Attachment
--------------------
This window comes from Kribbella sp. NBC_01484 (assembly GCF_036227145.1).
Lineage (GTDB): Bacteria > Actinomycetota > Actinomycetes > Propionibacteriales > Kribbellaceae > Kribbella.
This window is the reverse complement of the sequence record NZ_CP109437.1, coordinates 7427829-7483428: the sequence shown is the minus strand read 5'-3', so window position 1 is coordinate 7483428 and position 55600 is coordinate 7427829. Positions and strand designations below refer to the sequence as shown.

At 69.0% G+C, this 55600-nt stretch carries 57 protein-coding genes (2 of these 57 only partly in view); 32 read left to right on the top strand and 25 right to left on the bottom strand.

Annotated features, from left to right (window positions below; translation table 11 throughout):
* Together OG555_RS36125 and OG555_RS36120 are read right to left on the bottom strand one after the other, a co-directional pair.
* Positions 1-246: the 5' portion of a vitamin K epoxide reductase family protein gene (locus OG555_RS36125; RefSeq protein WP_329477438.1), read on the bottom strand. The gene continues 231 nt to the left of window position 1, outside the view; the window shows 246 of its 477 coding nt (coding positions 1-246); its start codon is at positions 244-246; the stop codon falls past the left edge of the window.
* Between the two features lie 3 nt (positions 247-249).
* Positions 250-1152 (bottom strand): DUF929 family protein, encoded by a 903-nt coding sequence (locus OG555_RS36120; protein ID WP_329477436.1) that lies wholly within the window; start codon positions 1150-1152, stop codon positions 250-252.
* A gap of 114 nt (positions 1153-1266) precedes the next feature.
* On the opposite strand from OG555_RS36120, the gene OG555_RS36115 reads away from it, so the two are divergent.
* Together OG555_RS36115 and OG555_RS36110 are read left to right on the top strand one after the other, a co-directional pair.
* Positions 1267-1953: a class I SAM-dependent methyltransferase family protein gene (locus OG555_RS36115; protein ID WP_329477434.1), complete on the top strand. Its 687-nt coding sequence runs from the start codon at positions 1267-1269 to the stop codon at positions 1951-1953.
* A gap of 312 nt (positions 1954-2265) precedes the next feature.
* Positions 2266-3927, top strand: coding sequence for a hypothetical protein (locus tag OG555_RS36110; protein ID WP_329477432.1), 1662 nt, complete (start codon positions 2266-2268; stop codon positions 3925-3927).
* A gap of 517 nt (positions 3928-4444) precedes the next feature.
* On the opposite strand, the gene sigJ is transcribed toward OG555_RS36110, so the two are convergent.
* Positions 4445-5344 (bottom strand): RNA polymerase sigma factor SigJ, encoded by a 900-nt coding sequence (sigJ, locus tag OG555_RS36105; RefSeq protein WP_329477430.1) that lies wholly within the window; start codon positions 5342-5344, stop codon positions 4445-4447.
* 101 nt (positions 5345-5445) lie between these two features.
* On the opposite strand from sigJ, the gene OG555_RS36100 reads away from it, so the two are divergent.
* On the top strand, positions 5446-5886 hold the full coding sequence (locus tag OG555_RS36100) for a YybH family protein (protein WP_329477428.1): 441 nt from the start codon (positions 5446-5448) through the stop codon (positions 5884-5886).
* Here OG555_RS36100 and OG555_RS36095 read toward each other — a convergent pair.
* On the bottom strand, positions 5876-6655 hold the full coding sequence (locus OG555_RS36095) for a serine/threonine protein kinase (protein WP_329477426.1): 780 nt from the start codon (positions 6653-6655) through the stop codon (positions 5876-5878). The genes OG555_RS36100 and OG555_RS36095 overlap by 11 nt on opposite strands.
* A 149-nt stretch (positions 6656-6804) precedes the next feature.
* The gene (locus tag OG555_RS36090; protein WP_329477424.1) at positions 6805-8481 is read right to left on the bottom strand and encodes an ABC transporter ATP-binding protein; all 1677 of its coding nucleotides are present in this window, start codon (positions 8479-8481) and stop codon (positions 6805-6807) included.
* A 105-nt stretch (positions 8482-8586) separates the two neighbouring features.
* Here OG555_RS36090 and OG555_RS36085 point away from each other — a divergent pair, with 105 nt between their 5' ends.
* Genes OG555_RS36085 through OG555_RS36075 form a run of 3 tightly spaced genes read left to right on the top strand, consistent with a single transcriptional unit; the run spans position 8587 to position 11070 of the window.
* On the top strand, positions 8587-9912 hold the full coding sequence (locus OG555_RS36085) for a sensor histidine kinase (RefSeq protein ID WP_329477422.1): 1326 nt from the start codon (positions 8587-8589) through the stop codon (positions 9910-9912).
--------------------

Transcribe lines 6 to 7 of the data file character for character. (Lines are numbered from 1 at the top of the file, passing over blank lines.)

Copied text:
* Together OG555_RS36125 and OG555_RS36120 are read right to left on the bottom strand one after the other, a co-directional pair.
* Positions 1-246: the 5' portion of a vitamin K epoxide reductase family protein gene (locus OG555_RS36125; RefSeq protein WP_329477438.1), read on the bottom strand. The gene continues 231 nt to the left of window position 1, outside the view; the window shows 246 of its 477 coding nt (coding positions 1-246); its start codon is at positions 244-246; the stop codon falls past the left edge of the window.